Enough sleep is a key shield for health workers against COVID-19
Health workers are on the frontline of the COVID-19 pandemic and they need safeguarding, which includes giving them sufficient rest. Protecting ourselves and our loved ones against COVID-19, the new coronavirus is, understandably, our number one concern.
We’ve all heard about handwashing, but did you know that getting a good night’s sleep is also vitally important for combating the virus because it boosts your natural immunity? Numerous studies have shown a clear link between stress, poor sleep and vulnerability to viral infections.
We are seeing the tragic consequences of being overworked and sleep-deprived in the current outbreak in China and Italy, where dozens of young medical staff are getting infected and dying. People like Peng Yinhua, a 29-year-old Chinese doctor, who postponed getting married to help treat patients in Wuhan. He paid the ultimate price, dying on 21 February.
Another young doctor, Li Wenliang, the whistleblower who first alerted the world to the dangers of COVID-19, died of the infection and overwork in February, aged just 34. He left behind a son and pregnant wife.
Healthcare workers are particularly vulnerable to COVID-19 because they get more exposure to it through treating sick people, but also because they are expected, in emergency situations, to work around the clock.
In China, there were stories of medical staff wearing nappies because they didn’t have time to take a break. This is brave but very foolish.
We know from previous outbreaks that it is the overworked and overstretched medical staff who bear the brunt.
During an outbreak of the Ebola virus in 2013, which killed more than 11,000 people in West Africa, it was healthcare workers (mainly nurses, doctors and medical students) who were most exposed. According to the World Health Organization (WHO), they are more likely to get infected than the general population.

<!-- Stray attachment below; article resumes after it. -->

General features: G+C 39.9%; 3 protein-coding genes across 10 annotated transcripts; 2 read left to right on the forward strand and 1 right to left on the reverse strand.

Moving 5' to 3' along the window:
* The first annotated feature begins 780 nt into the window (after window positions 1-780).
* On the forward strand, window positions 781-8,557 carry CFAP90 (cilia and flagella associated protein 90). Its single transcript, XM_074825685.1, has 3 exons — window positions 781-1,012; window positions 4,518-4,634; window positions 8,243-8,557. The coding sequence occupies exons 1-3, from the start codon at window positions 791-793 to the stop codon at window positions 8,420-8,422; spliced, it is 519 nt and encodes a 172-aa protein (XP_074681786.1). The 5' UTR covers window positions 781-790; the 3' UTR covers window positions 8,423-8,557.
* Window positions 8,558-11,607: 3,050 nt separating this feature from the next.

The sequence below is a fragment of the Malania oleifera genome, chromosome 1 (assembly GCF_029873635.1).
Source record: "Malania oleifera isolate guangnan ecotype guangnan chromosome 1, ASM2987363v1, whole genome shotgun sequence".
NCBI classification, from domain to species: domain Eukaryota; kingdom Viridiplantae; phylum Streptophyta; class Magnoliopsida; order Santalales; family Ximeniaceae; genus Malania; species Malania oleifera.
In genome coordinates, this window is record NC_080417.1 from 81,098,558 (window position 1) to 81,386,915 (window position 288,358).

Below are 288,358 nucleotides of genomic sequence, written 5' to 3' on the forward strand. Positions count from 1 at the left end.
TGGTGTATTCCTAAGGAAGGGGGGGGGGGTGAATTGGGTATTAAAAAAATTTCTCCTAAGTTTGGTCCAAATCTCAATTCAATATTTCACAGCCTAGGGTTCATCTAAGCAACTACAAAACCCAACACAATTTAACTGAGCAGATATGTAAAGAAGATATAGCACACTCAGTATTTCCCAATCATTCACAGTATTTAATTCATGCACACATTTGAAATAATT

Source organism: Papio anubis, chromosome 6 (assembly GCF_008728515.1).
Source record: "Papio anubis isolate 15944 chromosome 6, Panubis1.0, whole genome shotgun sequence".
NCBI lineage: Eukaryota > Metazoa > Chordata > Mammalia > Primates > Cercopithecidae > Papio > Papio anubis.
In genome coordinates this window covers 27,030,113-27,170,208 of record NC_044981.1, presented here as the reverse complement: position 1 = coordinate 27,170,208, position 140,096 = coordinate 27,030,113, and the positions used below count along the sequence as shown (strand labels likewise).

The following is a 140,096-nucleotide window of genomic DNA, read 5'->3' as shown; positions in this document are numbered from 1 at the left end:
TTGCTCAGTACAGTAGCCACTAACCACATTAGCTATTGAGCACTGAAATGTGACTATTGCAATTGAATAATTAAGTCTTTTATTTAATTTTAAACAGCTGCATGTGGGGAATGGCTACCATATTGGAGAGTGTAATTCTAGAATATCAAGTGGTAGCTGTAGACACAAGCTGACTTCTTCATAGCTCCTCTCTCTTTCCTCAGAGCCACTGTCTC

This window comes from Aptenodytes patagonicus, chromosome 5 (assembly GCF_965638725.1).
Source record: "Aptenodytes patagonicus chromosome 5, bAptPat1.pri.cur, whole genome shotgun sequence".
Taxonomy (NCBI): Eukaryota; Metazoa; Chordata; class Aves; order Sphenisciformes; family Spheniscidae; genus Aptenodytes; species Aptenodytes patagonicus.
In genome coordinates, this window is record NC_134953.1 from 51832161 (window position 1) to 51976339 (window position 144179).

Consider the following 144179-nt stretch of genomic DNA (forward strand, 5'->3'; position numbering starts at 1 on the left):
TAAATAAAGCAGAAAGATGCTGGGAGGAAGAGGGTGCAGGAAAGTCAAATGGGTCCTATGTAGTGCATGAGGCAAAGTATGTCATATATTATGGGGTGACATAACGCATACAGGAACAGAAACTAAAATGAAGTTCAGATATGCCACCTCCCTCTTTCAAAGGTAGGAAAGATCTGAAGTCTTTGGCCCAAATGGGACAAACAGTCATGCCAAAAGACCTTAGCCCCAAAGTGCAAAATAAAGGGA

Again, if you look at SARS (a coronavirus infection that killed one in 10), around 20 per cent of people who got SARS were medical workers.
So what is the link between sleep, stress and vulnerability to infection?
It is all to do with the way you get infected, and the way you respond. A typical COVID-19 infection begins when you inhale particles from someone who is infected, or more likely you pick some particles up on your fingers by touching a surface. If you don’t wash your hands, then the next time you now rub your eyes, the virus gets in.
The viral particles then travel to your lungs where they infect lung cells. It is like a rogue robot taking over a factory and using it to produce endless versions of itself before going off to conquer the world.
What makes viral particles so dangerous is they hijack the mechanism of those cells to make billions more copies of themselves.
The race is now on, between the virus, which will try to replicate as fast as possible, and your immune system, which will try to wipe it out before it can really take hold. The trouble is, if your body has never seen this sort of virus before, then it will take time to mount an adequate immune response and to do that it needs all the help it can get.